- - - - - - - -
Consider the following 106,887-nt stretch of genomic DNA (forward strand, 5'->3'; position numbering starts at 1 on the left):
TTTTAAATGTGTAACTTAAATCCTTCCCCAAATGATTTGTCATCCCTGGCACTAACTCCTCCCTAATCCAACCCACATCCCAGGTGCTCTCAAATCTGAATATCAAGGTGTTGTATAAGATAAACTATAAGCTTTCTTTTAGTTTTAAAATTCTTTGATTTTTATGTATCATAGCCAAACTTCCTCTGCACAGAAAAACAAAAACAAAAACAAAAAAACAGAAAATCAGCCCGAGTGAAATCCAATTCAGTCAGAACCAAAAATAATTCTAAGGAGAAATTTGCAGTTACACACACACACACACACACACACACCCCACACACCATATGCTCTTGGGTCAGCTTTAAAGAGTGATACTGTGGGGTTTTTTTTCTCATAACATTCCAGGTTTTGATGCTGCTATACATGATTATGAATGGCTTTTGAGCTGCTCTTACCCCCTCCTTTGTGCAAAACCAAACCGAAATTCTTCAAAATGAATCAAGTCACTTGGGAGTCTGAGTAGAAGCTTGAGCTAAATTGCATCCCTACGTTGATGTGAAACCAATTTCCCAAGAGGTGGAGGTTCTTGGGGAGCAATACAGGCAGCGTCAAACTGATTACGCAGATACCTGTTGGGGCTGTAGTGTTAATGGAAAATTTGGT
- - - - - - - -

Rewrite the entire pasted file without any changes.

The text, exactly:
Consider the following 106,887-nt stretch of genomic DNA (forward strand, 5'->3'; position numbering starts at 1 on the left):
TTTTAAATGTGTAACTTAAATCCTTCCCCAAATGATTTGTCATCCCTGGCACTAACTCCTCCCTAATCCAACCCACATCCCAGGTGCTCTCAAATCTGAATATCAAGGTGTTGTATAAGATAAACTATAAGCTTTCTTTTAGTTTTAAAATTCTTTGATTTTTATGTATCATAGCCAAACTTCCTCTGCACAGAAAAACAAAAACAAAAACAAAAAAACAGAAAATCAGCCCGAGTGAAATCCAATTCAGTCAGAACCAAAAATAATTCTAAGGAGAAATTTGCAGTTACACACACACACACACACACACACACCCCACACACCATATGCTCTTGGGTCAGCTTTAAAGAGTGATACTGTGGGGTTTTTTTTCTCATAACATTCCAGGTTTTGATGCTGCTATACATGATTATGAATGGCTTTTGAGCTGCTCTTACCCCCTCCTTTGTGCAAAACCAAACCGAAATTCTTCAAAATGAATCAAGTCACTTGGGAGTCTGAGTAGAAGCTTGAGCTAAATTGCATCCCTACGTTGATGTGAAACCAATTTCCCAAGAGGTGGAGGTTCTTGGGGAGCAATACAGGCAGCGTCAAACTGATTACGCAGATACCTGTTGGGGCTGTAGTGTTAATGGAAAATTTGGT